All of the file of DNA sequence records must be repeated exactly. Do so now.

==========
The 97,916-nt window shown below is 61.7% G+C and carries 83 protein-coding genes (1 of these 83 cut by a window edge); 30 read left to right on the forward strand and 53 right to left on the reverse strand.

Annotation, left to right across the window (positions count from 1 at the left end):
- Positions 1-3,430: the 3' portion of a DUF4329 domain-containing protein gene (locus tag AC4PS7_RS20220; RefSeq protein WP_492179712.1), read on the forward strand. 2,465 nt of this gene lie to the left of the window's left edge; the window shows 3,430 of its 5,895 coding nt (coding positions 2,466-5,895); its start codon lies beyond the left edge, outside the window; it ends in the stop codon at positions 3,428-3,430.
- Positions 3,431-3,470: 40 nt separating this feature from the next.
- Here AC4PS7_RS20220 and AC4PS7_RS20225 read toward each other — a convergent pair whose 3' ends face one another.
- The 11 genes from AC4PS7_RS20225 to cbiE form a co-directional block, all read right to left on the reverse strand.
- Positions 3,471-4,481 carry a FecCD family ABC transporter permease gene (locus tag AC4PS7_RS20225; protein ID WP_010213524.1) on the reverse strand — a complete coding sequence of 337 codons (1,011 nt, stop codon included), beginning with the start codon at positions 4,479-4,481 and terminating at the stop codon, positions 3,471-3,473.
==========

The 97,916-nt window shown below is 61.7% G+C and carries 83 protein-coding genes (1 of these 83 cut by a window edge); 30 read left to right on the forward strand and 53 right to left on the reverse strand.

Annotation, left to right across the window (positions count from 1 at the left end):
- Positions 1-3,430: the 3' portion of a DUF4329 domain-containing protein gene (locus tag AC4PS7_RS20220; RefSeq protein WP_492179712.1), read on the forward strand. 2,465 nt of this gene lie to the left of the window's left edge; the window shows 3,430 of its 5,895 coding nt (coding positions 2,466-5,895); its start codon lies beyond the left edge, outside the window; it ends in the stop codon at positions 3,428-3,430.
- Positions 3,431-3,470: 40 nt separating this feature from the next.
- Here AC4PS7_RS20220 and AC4PS7_RS20225 read toward each other — a convergent pair whose 3' ends face one another.
- The 11 genes from AC4PS7_RS20225 to cbiE form a co-directional block, all read right to left on the reverse strand.
- Positions 3,471-4,481 carry a FecCD family ABC transporter permease gene (locus tag AC4PS7_RS20225; protein ID WP_010213524.1) on the reverse strand — a complete coding sequence of 337 codons (1,011 nt, stop codon included), beginning with the start codon at positions 4,479-4,481 and terminating at the stop codon, positions 3,471-3,473.